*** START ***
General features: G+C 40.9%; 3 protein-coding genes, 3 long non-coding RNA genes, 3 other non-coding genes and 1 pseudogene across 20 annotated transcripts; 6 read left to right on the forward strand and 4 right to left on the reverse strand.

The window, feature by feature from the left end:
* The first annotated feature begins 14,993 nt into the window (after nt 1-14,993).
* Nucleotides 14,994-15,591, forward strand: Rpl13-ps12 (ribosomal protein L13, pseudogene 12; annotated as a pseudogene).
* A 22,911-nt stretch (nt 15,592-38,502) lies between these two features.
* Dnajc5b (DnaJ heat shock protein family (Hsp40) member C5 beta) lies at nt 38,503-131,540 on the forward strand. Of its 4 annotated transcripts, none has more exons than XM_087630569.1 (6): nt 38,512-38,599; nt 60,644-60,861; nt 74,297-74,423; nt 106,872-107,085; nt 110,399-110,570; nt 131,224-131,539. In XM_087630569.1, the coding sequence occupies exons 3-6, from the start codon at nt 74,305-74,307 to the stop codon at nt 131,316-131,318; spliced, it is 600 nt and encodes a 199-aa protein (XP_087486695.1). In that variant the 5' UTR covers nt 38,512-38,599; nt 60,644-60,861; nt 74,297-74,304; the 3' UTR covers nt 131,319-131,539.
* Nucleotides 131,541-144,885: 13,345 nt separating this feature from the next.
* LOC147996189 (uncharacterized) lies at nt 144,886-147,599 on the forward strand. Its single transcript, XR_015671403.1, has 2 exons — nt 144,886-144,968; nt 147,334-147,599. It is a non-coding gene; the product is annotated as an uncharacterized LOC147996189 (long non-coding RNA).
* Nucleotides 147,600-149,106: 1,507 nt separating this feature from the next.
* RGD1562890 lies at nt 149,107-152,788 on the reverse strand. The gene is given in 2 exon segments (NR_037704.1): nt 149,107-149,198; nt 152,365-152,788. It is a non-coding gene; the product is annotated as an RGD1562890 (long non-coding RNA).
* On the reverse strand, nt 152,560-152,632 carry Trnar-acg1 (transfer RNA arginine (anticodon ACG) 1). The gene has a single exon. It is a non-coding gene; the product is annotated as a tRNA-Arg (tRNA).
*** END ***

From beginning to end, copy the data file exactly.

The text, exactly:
General features: G+C 40.9%; 3 protein-coding genes, 3 long non-coding RNA genes, 3 other non-coding genes and 1 pseudogene across 20 annotated transcripts; 6 read left to right on the forward strand and 4 right to left on the reverse strand.

The window, feature by feature from the left end:
* The first annotated feature begins 14,993 nt into the window (after nt 1-14,993).
* Nucleotides 14,994-15,591, forward strand: Rpl13-ps12 (ribosomal protein L13, pseudogene 12; annotated as a pseudogene).
* A 22,911-nt stretch (nt 15,592-38,502) lies between these two features.
* Dnajc5b (DnaJ heat shock protein family (Hsp40) member C5 beta) lies at nt 38,503-131,540 on the forward strand. Of its 4 annotated transcripts, none has more exons than XM_087630569.1 (6): nt 38,512-38,599; nt 60,644-60,861; nt 74,297-74,423; nt 106,872-107,085; nt 110,399-110,570; nt 131,224-131,539. In XM_087630569.1, the coding sequence occupies exons 3-6, from the start codon at nt 74,305-74,307 to the stop codon at nt 131,316-131,318; spliced, it is 600 nt and encodes a 199-aa protein (XP_087486695.1). In that variant the 5' UTR covers nt 38,512-38,599; nt 60,644-60,861; nt 74,297-74,304; the 3' UTR covers nt 131,319-131,539.
* Nucleotides 131,541-144,885: 13,345 nt separating this feature from the next.
* LOC147996189 (uncharacterized) lies at nt 144,886-147,599 on the forward strand. Its single transcript, XR_015671403.1, has 2 exons — nt 144,886-144,968; nt 147,334-147,599. It is a non-coding gene; the product is annotated as an uncharacterized LOC147996189 (long non-coding RNA).
* Nucleotides 147,600-149,106: 1,507 nt separating this feature from the next.
* RGD1562890 lies at nt 149,107-152,788 on the reverse strand. The gene is given in 2 exon segments (NR_037704.1): nt 149,107-149,198; nt 152,365-152,788. It is a non-coding gene; the product is annotated as an RGD1562890 (long non-coding RNA).
* On the reverse strand, nt 152,560-152,632 carry Trnar-acg1 (transfer RNA arginine (anticodon ACG) 1). The gene has a single exon. It is a non-coding gene; the product is annotated as a tRNA-Arg (tRNA).